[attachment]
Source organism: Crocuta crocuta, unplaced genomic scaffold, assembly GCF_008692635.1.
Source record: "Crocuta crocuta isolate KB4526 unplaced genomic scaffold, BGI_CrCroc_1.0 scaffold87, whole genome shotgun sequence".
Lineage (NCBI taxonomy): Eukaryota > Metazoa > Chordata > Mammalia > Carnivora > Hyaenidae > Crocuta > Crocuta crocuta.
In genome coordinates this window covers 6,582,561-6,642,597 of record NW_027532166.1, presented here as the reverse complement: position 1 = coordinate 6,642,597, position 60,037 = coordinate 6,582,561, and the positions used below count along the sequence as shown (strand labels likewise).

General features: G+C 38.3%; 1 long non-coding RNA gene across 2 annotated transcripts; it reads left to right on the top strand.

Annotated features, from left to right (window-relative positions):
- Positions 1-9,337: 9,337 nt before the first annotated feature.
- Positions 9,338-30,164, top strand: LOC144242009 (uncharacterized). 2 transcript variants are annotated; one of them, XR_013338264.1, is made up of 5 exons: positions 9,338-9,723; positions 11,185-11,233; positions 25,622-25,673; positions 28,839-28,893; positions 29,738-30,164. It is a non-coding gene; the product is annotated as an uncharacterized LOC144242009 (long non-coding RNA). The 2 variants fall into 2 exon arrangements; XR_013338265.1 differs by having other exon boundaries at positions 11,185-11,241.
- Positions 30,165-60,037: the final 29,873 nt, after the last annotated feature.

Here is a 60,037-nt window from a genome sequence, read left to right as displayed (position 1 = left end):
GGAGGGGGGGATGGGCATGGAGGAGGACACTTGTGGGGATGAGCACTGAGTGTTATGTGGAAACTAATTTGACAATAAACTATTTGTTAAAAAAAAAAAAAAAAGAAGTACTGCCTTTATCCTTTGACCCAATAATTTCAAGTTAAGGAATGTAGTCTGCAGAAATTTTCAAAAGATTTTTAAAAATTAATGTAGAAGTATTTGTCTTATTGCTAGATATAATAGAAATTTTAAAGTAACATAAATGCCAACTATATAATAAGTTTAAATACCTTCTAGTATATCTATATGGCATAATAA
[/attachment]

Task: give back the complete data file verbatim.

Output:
Source organism: Crocuta crocuta, unplaced genomic scaffold, assembly GCF_008692635.1.
Source record: "Crocuta crocuta isolate KB4526 unplaced genomic scaffold, BGI_CrCroc_1.0 scaffold87, whole genome shotgun sequence".
Lineage (NCBI taxonomy): Eukaryota > Metazoa > Chordata > Mammalia > Carnivora > Hyaenidae > Crocuta > Crocuta crocuta.
In genome coordinates this window covers 6,582,561-6,642,597 of record NW_027532166.1, presented here as the reverse complement: position 1 = coordinate 6,642,597, position 60,037 = coordinate 6,582,561, and the positions used below count along the sequence as shown (strand labels likewise).

General features: G+C 38.3%; 1 long non-coding RNA gene across 2 annotated transcripts; it reads left to right on the top strand.

Annotated features, from left to right (window-relative positions):
- Positions 1-9,337: 9,337 nt before the first annotated feature.
- Positions 9,338-30,164, top strand: LOC144242009 (uncharacterized). 2 transcript variants are annotated; one of them, XR_013338264.1, is made up of 5 exons: positions 9,338-9,723; positions 11,185-11,233; positions 25,622-25,673; positions 28,839-28,893; positions 29,738-30,164. It is a non-coding gene; the product is annotated as an uncharacterized LOC144242009 (long non-coding RNA). The 2 variants fall into 2 exon arrangements; XR_013338265.1 differs by having other exon boundaries at positions 11,185-11,241.
- Positions 30,165-60,037: the final 29,873 nt, after the last annotated feature.

Here is a 60,037-nt window from a genome sequence, read left to right as displayed (position 1 = left end):
GGAGGGGGGGATGGGCATGGAGGAGGACACTTGTGGGGATGAGCACTGAGTGTTATGTGGAAACTAATTTGACAATAAACTATTTGTTAAAAAAAAAAAAAAAAGAAGTACTGCCTTTATCCTTTGACCCAATAATTTCAAGTTAAGGAATGTAGTCTGCAGAAATTTTCAAAAGATTTTTAAAAATTAATGTAGAAGTATTTGTCTTATTGCTAGATATAATAGAAATTTTAAAGTAACATAAATGCCAACTATATAATAAGTTTAAATACCTTCTAGTATATCTATATGGCATAATAA